A wildland fire engine is a fire engine specifically designed to assist in fighting wildfires by transporting firefighters to the scene and providing them with access to the fire, along with water or other equipment. Most commonly used by the United States Forest Service, there are multiple types of wildfire apparatus which are used in different scenarios. According to the National Fire Protection Association, if the apparatus will be used primarily for outdoor and wildland responses, then it is to be considered a wildland fire apparatus and must conform to NFPA 1906.
Depending on where the engine is stationed, it may carry as much as twice the national standard in fire hose. In areas where there is rugged terrain that keeps engines from driving directly to the fire, large hose lays are installed to transport water to the fire area. In desert areas with moderate terrain, less hose is used as it is easier to access the fire. Often the technique of pump-and-roll is used where the vehicle drives with the pump engaged while a firefighter uses a hose to spray water on the fire. This technique allows a team of two to flank the perimeter of a fire.
Wildland engines are traditionally smaller than standard fire engines and are primarily used for wildfires. They also respond to emergencies in the back country where traditional engines cannot respond. Most wildland engines feature four-wheel drive capability and can thus climb hills and make it through rough terrain. One of the features that makes these engines ideal for vegetation fires is that they can pump water while driving, whereas most, but not all traditional engines must be put into park to flow water, it depends on the specifications to which the Fire Department wants the vehicle to be built. This pump-and-roll feature allows the engines to make "running attacks" on vegetation fires, a tactic that can help minimize the rate of spread by having a firefighter walk the edge of a fire with a hose line and the engine trailing close behind.
In the fall of 2007, the National Wildfire Coordinating Group agreed on a set of standards for all fire engines that are used for wildland firefighting. As structure engines are sometimes used on wildland fires, though primarily for structure protection, they are also included in the NWCG engine typing. Per the standards there are 7 types of fire engines.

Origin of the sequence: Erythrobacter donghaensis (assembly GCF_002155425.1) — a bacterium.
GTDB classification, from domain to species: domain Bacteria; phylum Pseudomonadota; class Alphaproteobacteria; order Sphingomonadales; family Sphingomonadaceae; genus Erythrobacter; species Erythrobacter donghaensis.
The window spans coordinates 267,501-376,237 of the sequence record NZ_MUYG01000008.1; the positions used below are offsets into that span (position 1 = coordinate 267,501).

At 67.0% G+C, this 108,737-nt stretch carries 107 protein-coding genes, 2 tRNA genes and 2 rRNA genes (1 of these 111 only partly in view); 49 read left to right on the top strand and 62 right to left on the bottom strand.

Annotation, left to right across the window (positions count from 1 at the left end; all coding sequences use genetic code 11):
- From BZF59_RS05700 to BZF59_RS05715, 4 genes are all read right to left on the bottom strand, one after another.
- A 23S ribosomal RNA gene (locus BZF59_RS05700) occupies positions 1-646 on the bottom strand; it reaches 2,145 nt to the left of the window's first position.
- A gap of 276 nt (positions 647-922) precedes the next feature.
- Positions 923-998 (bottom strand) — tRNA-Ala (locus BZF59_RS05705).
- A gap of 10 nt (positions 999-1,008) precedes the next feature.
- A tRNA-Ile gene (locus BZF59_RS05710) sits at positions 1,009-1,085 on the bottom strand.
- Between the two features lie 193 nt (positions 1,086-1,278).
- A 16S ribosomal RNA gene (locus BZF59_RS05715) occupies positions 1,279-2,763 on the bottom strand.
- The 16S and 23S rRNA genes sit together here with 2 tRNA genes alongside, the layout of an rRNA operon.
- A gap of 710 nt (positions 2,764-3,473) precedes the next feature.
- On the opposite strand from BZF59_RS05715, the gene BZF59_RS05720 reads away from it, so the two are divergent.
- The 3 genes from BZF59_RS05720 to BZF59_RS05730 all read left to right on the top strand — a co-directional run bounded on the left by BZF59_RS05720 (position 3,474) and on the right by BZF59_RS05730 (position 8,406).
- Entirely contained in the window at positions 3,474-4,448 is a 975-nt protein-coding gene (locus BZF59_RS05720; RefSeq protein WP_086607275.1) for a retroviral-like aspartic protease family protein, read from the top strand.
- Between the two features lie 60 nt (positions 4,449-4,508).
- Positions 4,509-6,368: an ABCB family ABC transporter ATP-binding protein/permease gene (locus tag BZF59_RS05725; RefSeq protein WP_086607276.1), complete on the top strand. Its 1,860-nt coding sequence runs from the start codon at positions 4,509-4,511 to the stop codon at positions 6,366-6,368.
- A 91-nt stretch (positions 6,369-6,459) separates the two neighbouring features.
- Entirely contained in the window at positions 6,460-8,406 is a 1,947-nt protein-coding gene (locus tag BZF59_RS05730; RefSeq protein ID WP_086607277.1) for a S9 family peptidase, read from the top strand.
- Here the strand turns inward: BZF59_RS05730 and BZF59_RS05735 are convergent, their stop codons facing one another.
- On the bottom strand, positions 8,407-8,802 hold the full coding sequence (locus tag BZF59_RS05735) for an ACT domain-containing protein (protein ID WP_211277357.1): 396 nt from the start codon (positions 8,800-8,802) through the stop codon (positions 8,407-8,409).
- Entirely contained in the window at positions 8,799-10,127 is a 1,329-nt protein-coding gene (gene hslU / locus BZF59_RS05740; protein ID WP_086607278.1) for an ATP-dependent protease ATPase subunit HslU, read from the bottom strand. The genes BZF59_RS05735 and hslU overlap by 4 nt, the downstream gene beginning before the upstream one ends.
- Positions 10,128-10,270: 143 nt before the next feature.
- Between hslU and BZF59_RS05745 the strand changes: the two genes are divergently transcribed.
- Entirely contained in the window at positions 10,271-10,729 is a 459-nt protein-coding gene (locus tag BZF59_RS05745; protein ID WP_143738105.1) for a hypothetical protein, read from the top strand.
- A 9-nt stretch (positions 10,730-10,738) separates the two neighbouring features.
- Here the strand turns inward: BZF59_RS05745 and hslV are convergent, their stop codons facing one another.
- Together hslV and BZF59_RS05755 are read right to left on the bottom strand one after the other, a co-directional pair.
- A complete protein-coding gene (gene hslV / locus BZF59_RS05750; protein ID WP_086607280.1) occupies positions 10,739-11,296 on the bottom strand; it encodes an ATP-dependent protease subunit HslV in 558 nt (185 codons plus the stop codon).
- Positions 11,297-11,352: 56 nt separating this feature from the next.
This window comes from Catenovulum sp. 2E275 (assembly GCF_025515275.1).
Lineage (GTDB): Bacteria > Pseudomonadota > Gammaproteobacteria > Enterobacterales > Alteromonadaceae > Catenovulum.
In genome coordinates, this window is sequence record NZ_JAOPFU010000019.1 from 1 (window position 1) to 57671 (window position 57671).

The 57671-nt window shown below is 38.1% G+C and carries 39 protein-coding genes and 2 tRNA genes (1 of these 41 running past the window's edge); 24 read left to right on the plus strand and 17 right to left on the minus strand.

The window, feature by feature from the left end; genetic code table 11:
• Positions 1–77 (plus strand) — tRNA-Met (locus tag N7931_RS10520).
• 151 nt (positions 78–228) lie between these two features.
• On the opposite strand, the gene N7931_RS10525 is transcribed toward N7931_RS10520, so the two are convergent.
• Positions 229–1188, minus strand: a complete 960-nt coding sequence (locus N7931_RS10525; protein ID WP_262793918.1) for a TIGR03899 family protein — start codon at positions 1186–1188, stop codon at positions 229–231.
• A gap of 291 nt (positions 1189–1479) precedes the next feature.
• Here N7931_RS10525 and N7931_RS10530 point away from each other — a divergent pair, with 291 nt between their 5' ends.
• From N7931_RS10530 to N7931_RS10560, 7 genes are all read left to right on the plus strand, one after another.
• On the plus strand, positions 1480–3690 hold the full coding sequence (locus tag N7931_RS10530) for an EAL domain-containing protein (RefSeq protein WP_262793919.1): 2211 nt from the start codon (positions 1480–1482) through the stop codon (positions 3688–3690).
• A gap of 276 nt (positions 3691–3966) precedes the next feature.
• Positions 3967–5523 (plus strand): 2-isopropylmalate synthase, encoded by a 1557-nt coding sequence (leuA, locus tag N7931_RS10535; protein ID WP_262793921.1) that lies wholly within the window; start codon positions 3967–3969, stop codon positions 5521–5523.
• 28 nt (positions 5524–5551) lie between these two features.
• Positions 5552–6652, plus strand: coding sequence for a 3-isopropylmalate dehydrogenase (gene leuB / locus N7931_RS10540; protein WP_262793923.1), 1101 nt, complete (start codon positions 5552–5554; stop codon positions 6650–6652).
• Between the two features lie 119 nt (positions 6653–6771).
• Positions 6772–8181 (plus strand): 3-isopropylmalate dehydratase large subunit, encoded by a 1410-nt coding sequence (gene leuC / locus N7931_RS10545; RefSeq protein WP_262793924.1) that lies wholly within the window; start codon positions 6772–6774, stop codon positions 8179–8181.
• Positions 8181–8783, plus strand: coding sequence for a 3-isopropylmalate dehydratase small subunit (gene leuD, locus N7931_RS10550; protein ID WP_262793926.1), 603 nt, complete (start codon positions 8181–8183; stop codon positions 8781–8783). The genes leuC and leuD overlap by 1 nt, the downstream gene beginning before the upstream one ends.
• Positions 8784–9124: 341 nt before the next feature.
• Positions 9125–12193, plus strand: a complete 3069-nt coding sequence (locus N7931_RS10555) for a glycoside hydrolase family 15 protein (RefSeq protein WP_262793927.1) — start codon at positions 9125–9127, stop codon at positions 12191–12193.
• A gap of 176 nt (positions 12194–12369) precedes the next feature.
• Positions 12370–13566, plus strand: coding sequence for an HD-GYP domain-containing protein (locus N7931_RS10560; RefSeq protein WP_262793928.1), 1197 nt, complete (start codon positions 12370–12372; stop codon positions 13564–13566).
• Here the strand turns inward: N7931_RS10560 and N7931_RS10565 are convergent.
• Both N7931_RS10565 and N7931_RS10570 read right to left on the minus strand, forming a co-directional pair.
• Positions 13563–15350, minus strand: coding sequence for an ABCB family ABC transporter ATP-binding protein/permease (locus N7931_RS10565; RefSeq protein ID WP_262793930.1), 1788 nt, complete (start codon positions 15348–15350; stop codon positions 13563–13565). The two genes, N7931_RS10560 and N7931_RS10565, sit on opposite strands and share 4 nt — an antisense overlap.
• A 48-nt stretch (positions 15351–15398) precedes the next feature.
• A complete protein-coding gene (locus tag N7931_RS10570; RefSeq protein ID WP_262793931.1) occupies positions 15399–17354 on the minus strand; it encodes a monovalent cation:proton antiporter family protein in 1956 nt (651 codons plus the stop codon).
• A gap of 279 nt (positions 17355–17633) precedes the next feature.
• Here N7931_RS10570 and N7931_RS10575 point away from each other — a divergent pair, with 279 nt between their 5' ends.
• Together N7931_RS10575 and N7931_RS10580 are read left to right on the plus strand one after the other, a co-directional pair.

|Minimum tank capacity||300 US gal (1,100 L; 250 imp gal)||300 US gal (1,100 L; 250 imp gal)||500 US gal (1,900 L; 420 imp gal)||750 US gal (2,800 L; 620 imp gal)||400 US gal (1,500 L; 330 imp gal)||150 US gal (570 L; 120 imp gal)||50 US gal (190 L; 42 imp gal)|
|Minimum flow rate
USGPM (L/S IMPGPM)
|1,000 (63; 830)||500 (32; 420)||150 (9.5; 120)||50 (3.2; 42)||50 (3.2; 42)||50 (3.2; 42)||10 (0.63; 8.3)|
|Minimum pressure||150 psi (1,000 kPa)||150 psi (1,000 kPa)||250 psi (1,700 kPa)||100 psi (690 kPa)||100 psi (690 kPa)||100 psi (690 kPa)||100 psi (690 kPa)|
|2-1⁄2"||1,200 ft (370 m)||1,000 ft (300 m)||—||—||—||—||—|
|1-1⁄2"||500 ft (150 m)||500 ft (150 m)||1,000 ft (300 m)||300 ft (91 m)||300 ft (91 m)||300 ft (91 m)||—|
|1"||—||—||500 ft (150 m)||300 ft (91 m)||300 ft (91 m)||300 ft (91 m)||200 ft (61 m)|
|Pump and Roll||Sometimes||Sometimes|
The Type 3 Engines traditionally have four-wheel drive to make driving over rough terrain easier, they can also be produced with standard rear wheel drive. Additionally the cab can either be two- or four-door holding up to five people, but no fewer than three. Almost all Type 3s have four doors as a crew size of five is optimum. Type 3s are required to have a minimum of 500 US gallons (1,900 L; 420 imp gal) of water, and be able to pump 150 US gallons per minute (9.5 litres per second; 120 imperial gallons per minute) at a pressure of 250 pounds per square inch (1,700 kPa). They have a typical GVWR of 26,000 pounds (12,000 kg). The Type 3 is the most popular engine in California due to the difficult road access to wildland fires; Type 3 engines typically have a shorter wheelbase allowing tighter turns on forest roads.
The Type 4 engine trades a smaller pump and less hose for a 50% larger tank. They are required to carry a minimum of 750 US gallons (2,800 L; 620 imp gal) of water, but only pump 50 US gallons per minute (3.2 litres per second; 42 imperial gallons per minute) at a pressure of 100 pounds per square inch (690 kPa). The typical GVWR is at least 26,000 pounds (12,000 kg).
Type 5s are normally used as an initial attack engine atop a medium duty chassis. The GVWR of the chassis is around 20,000 pounds (9,100 kg).
Type 6 Engines are built on a pickup truck frame with a medium duty chassis giving a GVWR of 9,000–16,000 pounds (4,100–7,300 kg). They are required to carry a minimum of 150 US gallons (570 L; 120 imp gal) of water, but only pump 50 US gallons per minute (3.2 litres per second; 42 imperial gallons per minute) at a pressure of 100 pounds per square inch (690 kPa). In California these engines are staffed with one firefighter and used for patrols; for this reason the unit itself is sometimes called a patrol truck or simply "patrol". Most other dispatch areas require the Type 6 to have a minimum of 3 personnel (required by NWCG policies), and is more popular outside of California due to its ability to go where other engines cannot.
Type 7 are patrol vehicles with a small pump and tank. As a light duty vehicle, they are in the range of 6,500–10,000 pounds (2,900–4,500 kg) GVWR. The vehicle has a small 50 US gallons (190 L; 42 imp gal) water tank and can pump 10 US gallons per minute (0.63 litres per second; 8.3 imperial gallons per minute) at a pressure of 100 pounds per square inch (690 kPa). It is a multipurpose unit used for patrol, mop up, or initial attack.
Additionally, there are requirements laid out by the National Fire Protection Association in NFPA 1906: Standard for Wildland Fire Apparatus. Some of the many details of the NFPA 1906 include: